At times the workplace can feel like a battle ground of competing priorities and resources. Securing the budgets, rosters, staffing, access to materials, equipment and facilities you need can be a challenge.
To survive you might assume you need to be a skillful warrior defending your turf.
Sadly, an adversarial, combative approach can lead to casualties and toxic work environments. But what is the alternative? Surely if you don’t fight to win you will end up the loser?
Fortunately, there is another approach that doesn’t rely on winners and losers and is far more efficient and productive.
It is simple and effective and when used with skill and commitment will transform the experiences you have at work.
It’s influenced by the principles of the Harvard Negotiation Model developed by Ury and Fisher. To make it useful, let’s keep it simple and call it the you, me, we approach.
'You and me'
The approach is all about shifting our focus.
Rather than seeing ourselves as opposing warriors battling to protect our positions, we move towards being fellow warriors battling a common problem.
Begin by approaching the situation genuinely wanting to understand the other persons interests and priorities. Ask quality questions— ‘Tell me what you need?’ Then genuinely listen. Check and clarify that you have a clear sense of their interests— ‘I want to make sure I accurately understand what you are saying. From what you are telling me, it seems like you need...’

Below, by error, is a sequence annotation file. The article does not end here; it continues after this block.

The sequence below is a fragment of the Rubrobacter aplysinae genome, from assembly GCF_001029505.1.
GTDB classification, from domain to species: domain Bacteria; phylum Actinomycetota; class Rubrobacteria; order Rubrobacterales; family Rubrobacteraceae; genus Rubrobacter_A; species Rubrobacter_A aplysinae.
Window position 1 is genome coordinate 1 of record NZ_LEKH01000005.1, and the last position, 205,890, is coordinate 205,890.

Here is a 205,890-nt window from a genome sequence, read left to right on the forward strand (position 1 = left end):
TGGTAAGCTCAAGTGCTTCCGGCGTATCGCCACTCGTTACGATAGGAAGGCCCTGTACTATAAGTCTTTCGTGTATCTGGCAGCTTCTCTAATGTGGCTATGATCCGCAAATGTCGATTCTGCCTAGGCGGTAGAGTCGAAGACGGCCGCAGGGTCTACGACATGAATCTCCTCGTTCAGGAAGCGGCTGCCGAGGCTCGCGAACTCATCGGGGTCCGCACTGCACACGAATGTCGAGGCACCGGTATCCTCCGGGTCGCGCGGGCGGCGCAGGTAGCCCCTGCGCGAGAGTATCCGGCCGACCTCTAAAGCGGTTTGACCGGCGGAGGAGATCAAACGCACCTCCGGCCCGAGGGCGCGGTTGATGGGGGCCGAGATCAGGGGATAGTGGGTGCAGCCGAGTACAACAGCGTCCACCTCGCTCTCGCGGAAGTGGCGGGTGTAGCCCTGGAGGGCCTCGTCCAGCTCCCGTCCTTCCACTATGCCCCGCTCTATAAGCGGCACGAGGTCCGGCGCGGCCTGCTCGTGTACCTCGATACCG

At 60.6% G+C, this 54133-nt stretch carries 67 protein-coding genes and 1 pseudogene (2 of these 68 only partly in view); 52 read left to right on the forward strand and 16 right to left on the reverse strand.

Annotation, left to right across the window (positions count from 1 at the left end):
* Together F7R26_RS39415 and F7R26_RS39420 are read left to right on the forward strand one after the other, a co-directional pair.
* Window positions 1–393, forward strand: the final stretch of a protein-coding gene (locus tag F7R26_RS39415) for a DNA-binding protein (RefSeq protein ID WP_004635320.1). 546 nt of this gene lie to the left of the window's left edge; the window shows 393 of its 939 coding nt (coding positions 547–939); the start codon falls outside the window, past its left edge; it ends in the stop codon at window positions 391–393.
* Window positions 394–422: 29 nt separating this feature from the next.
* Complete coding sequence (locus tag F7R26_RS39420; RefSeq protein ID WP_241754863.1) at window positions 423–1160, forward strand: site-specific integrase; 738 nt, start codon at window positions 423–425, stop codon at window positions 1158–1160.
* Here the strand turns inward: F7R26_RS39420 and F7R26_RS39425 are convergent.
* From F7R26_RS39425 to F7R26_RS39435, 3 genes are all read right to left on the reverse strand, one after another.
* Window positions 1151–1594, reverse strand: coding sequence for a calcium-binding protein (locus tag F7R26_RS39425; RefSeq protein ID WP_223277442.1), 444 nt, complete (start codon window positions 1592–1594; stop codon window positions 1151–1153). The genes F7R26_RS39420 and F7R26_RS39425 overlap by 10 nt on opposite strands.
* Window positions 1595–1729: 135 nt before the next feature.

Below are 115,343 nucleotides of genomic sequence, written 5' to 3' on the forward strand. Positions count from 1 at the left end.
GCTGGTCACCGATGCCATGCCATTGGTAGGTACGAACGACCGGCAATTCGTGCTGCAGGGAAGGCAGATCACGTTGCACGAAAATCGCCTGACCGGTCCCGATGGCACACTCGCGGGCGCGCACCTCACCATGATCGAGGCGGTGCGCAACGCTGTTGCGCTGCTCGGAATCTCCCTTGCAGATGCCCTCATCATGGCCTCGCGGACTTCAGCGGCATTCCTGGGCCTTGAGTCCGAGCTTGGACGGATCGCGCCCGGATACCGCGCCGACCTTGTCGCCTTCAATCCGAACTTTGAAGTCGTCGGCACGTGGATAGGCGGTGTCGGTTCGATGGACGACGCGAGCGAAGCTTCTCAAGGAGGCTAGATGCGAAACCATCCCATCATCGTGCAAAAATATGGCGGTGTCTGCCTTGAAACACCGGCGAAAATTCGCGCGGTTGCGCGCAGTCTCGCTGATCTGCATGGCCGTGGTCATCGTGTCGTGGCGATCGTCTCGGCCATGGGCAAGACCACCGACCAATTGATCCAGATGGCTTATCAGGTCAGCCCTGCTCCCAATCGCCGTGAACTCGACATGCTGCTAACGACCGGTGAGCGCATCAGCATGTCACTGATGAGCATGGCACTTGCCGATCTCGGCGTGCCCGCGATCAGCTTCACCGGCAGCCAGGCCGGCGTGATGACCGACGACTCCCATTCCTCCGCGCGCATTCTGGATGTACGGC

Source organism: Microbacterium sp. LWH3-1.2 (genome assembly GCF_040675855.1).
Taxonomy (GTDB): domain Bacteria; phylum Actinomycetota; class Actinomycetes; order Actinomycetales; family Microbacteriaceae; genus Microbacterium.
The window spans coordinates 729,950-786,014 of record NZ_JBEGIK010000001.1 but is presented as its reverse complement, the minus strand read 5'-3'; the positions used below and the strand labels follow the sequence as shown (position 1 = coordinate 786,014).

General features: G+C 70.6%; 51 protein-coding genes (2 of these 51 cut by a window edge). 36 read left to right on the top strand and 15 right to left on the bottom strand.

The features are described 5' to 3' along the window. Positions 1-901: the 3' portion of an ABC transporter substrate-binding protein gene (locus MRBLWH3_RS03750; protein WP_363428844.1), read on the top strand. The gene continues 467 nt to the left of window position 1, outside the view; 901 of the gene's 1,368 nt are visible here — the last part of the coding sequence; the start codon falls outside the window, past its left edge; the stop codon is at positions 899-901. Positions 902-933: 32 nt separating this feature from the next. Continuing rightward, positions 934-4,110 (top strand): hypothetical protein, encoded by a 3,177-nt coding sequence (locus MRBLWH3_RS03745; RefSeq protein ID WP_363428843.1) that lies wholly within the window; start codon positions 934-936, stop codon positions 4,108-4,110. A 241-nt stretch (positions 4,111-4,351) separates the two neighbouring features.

Then offer your perspective— ‘Let me explain my interests and priorities’. Check and clarify that you have adequately explained your interests and priorities— ‘I want to make sure my explanation is clear and understandable, based on what I have said what do you think I am needing?’
Ready for 'we'?
With a clear understanding of the interests and priorities you both have, you can now move to working together — ‘So, what are we going to do about this?’ (I've added bold to illustrate how, you, me, we works. Don't emphasise those words when you say them.)
It takes effort and skill to put this approach into practice, but the gains are worth it. You'll preserve your positive working relationships and, rather than simply winning battles, you will be solving problems and producing results.